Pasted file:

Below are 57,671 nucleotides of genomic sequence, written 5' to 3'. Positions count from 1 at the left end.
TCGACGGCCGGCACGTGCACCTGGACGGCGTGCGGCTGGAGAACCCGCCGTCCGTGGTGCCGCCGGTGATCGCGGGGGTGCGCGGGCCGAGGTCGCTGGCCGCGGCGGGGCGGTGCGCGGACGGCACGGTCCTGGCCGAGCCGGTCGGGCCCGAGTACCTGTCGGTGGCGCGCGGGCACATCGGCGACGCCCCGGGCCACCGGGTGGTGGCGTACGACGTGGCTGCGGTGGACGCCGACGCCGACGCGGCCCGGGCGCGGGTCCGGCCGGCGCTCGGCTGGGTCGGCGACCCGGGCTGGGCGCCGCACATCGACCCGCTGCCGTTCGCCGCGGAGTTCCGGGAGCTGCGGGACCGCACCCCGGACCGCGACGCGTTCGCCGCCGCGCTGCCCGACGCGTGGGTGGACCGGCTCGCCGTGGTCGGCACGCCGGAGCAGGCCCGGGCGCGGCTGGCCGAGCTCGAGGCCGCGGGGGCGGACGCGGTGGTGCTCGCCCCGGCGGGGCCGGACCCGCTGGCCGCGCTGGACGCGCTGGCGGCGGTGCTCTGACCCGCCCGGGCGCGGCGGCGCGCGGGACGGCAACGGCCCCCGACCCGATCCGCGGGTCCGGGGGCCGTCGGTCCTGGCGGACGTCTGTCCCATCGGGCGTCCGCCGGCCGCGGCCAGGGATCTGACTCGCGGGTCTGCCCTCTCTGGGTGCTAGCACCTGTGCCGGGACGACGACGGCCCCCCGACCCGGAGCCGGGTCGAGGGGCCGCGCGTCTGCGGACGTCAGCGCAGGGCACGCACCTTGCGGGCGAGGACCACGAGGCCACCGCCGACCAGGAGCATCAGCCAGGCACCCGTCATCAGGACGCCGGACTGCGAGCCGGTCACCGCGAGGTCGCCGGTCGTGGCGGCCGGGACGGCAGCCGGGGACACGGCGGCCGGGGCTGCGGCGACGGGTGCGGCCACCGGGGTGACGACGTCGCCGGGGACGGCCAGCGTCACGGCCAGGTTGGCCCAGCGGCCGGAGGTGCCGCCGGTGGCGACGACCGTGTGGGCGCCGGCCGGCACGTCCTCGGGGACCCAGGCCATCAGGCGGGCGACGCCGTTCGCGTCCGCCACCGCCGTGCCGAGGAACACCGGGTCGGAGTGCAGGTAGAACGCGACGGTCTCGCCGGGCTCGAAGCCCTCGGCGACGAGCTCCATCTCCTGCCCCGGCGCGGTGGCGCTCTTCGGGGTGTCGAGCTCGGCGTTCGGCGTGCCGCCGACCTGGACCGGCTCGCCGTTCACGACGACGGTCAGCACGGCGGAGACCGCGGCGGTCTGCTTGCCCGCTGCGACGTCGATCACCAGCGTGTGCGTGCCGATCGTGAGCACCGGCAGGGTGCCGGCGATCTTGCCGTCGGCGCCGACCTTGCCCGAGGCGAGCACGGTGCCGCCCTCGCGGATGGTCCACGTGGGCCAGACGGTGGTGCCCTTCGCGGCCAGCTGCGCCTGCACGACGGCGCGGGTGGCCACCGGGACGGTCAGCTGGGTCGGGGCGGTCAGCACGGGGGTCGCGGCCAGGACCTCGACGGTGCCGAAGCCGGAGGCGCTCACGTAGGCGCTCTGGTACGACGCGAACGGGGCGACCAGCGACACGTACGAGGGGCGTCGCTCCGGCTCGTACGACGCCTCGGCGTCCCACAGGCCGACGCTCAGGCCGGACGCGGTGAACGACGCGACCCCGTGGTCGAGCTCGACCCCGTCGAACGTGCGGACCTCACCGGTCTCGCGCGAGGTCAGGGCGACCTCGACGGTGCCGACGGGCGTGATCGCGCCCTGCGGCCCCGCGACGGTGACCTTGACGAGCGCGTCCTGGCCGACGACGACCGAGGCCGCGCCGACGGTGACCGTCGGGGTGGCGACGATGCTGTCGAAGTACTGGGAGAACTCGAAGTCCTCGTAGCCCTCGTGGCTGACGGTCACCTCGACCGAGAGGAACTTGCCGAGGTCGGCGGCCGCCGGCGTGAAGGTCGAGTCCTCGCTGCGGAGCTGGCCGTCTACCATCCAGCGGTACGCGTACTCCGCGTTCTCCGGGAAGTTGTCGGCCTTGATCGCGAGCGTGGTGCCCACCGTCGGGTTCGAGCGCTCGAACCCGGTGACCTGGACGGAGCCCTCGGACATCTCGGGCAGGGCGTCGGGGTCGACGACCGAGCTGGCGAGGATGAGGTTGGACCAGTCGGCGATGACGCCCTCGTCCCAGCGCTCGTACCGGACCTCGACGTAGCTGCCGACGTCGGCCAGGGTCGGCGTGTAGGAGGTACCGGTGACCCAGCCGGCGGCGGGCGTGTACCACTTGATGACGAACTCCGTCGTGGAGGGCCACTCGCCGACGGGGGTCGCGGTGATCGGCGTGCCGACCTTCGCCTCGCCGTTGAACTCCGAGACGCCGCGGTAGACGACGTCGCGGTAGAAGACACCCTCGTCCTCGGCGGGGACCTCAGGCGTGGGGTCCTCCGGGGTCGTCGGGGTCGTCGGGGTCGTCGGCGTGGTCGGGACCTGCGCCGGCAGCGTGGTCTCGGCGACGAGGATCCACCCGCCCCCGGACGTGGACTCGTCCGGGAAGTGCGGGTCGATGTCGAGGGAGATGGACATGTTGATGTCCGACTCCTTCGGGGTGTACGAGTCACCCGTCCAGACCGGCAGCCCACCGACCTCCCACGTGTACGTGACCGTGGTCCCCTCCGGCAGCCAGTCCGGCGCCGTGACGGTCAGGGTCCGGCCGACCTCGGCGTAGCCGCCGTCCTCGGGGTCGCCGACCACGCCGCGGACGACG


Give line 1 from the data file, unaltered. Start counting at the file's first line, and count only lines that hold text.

Below are 57,671 nucleotides of genomic sequence, written 5' to 3'. Positions count from 1 at the left end.